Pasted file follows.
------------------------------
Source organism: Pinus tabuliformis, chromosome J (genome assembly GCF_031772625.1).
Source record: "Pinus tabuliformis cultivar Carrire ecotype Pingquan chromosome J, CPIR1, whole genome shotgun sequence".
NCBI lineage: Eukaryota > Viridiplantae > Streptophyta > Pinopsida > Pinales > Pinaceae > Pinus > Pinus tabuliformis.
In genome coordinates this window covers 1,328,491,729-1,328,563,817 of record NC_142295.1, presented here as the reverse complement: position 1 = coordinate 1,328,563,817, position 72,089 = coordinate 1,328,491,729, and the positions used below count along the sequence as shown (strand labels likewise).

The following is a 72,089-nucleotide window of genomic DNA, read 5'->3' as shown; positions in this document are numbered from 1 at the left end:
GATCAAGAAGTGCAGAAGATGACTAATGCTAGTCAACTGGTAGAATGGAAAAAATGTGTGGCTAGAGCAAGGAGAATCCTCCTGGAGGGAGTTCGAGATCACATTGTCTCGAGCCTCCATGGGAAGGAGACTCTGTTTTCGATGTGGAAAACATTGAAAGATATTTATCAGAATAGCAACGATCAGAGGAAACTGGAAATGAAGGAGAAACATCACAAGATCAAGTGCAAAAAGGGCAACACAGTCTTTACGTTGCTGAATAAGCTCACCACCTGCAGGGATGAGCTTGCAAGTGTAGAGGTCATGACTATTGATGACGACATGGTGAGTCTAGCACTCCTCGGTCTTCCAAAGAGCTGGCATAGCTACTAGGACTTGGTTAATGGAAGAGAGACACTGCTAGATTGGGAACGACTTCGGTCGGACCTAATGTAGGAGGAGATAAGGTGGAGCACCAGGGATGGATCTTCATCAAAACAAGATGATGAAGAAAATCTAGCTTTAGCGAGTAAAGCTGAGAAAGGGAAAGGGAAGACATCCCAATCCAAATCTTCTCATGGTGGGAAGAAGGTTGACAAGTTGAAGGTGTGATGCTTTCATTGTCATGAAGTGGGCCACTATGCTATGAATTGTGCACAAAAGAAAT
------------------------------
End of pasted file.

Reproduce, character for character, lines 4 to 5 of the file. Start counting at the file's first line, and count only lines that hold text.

In genome coordinates this window covers 1,328,491,729-1,328,563,817 of record NC_142295.1, presented here as the reverse complement: position 1 = coordinate 1,328,563,817, position 72,089 = coordinate 1,328,491,729, and the positions used below count along the sequence as shown (strand labels likewise).

The following is a 72,089-nucleotide window of genomic DNA, read 5'->3' as shown; positions in this document are numbered from 1 at the left end: